posted on Dec, 1 2009 @ 02:16 PM
SETI@HOME is perhaps the most popular form of Public-Resource Computing (which is a Wide Area Distributed Compter System using the Internet to connect
multiple computers into one large Super Computer). It has been around for over a decade. You can find out more about the SETI@HOME project at
That said, this particular person should have followed the #1 Rule of I.T. and followed the C.Y.A.W.P. principle. He should have gotten authorization
before he installed this software system-wide.
It's not a hard-sell either. I maintained two substantial Server Farms for a large Natural Foods Cooperative. As their Server Farms ran 24/7 but were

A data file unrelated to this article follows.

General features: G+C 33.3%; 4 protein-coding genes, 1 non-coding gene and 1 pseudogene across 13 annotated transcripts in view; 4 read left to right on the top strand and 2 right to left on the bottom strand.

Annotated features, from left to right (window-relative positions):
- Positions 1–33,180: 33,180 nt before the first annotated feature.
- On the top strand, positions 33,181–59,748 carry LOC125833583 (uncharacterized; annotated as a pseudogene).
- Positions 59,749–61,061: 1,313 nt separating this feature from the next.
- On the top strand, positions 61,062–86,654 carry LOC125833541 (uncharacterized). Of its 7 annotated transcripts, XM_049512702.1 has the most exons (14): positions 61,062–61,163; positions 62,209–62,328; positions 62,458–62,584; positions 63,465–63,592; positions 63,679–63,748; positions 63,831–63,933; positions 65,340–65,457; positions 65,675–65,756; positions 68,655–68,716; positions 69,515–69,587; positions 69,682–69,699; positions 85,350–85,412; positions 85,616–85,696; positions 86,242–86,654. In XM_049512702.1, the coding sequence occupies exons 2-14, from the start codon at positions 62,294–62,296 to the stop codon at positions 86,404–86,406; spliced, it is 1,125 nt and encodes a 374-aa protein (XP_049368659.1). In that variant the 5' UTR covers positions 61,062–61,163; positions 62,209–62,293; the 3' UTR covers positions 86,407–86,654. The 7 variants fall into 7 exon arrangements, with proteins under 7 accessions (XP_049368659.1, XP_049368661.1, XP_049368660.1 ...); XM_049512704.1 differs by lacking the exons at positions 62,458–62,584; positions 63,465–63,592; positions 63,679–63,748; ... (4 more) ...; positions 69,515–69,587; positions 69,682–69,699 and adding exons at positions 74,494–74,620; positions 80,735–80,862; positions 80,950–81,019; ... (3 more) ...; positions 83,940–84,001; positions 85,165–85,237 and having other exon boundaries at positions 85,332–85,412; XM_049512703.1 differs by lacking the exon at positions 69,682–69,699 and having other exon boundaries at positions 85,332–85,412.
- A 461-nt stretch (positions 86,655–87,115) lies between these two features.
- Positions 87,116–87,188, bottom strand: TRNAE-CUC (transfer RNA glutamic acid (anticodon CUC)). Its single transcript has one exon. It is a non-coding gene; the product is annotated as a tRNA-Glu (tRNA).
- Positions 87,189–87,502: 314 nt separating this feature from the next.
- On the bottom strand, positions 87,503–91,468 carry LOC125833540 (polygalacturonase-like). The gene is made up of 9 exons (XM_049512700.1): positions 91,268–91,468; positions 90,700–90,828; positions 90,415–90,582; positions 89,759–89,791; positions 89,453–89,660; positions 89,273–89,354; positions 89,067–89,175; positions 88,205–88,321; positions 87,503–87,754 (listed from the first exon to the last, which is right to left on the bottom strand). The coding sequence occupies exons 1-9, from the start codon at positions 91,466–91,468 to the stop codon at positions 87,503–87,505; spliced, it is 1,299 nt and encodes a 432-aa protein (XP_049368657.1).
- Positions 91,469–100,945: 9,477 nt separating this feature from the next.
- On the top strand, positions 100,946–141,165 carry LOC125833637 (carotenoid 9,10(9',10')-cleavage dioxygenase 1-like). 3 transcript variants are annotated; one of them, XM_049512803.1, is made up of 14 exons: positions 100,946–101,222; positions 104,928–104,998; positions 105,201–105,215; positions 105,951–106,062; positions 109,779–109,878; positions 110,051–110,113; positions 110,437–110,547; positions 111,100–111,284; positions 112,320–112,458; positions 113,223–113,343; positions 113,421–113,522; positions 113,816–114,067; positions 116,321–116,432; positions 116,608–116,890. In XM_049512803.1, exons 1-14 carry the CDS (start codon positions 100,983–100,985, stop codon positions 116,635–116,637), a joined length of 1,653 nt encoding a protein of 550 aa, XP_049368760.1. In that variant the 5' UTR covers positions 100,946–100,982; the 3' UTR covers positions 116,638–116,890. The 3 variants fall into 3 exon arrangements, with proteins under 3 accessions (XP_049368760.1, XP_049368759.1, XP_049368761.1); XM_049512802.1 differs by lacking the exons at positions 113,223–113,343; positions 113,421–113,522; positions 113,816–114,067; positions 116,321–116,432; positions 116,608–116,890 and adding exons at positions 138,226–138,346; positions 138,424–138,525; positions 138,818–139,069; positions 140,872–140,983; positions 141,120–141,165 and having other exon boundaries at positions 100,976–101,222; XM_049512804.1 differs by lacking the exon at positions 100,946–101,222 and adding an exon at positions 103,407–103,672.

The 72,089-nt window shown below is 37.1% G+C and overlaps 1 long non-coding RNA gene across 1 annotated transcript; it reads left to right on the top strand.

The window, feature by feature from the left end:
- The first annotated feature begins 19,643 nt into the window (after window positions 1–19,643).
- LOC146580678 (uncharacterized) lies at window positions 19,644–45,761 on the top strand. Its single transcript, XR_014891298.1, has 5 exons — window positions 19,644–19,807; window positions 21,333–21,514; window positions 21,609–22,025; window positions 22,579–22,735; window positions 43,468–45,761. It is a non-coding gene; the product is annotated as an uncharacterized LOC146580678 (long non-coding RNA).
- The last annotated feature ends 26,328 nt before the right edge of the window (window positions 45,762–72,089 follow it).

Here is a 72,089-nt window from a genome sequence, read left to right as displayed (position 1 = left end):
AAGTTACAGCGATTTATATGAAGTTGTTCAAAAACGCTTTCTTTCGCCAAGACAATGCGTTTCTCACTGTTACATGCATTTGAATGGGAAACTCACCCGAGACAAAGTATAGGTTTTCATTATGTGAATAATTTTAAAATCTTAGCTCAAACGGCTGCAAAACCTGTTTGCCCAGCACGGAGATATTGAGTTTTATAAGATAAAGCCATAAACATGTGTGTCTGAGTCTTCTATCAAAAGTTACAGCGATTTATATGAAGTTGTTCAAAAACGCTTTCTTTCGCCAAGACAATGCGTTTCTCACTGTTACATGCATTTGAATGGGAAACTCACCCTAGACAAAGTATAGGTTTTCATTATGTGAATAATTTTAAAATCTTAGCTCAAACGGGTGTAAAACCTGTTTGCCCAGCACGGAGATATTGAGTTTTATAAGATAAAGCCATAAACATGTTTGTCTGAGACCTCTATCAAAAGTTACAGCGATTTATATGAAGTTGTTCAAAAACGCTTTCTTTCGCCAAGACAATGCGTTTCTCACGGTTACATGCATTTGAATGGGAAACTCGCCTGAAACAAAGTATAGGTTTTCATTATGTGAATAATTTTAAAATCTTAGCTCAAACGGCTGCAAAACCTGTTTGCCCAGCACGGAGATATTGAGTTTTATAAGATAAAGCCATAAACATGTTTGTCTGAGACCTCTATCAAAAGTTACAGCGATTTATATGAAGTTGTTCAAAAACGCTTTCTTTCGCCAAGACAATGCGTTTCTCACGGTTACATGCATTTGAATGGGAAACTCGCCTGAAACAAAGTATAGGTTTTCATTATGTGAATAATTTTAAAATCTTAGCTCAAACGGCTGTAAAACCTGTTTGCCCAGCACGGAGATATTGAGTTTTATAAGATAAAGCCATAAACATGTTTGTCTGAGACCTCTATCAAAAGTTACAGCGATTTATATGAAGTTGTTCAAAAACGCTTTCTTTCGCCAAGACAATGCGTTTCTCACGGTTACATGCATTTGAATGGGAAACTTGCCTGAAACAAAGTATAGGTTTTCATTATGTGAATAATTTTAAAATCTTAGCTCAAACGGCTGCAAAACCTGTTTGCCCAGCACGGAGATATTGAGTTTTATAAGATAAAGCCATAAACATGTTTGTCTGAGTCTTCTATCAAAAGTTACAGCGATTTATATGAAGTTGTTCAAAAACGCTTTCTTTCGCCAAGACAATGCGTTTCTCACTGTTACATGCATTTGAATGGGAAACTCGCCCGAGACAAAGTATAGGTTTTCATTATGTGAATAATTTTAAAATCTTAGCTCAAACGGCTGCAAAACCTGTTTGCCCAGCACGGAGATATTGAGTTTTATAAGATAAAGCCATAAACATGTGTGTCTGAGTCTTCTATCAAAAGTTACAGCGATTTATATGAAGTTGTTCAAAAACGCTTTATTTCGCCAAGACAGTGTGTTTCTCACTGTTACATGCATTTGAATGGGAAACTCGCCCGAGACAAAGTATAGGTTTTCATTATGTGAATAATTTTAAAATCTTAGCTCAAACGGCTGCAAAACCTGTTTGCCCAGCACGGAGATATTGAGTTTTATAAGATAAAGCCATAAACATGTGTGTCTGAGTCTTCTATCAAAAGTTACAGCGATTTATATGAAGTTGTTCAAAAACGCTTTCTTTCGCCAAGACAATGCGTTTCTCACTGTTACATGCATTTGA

only in use from 9am-9pm I suggested we utilize their 12 hours of idle time to help in Distributed Computing projects that benefit humanity
(How to Join Distributed Computing Projects That Benefit Humanity
). Management loved the idea and after
proposing it to the Board of Directors got the official Green-Light.
Apparently, this person did not do that. He skipped the approval process and clandestinely installed this software system-wide.
I think his employer's argument that it wore out the computers prematurely and increased their power consumption bill is absolutely ridiculous,
however, they were justified in firing him because he basically installed something that was unauthorized. It doesn't matter if it was unlicensed
Software, a Trojan, a Backdoor, Spyware, or a legitimate Public-Resource Computing program. If it is unauthorized, then he had no right installing it
without approval from Upper Management.
Hopefully though, this will at least bring more awareness to the SETI@HOME project nevertheless.
[edit on 1-12-2009 by fraterormus]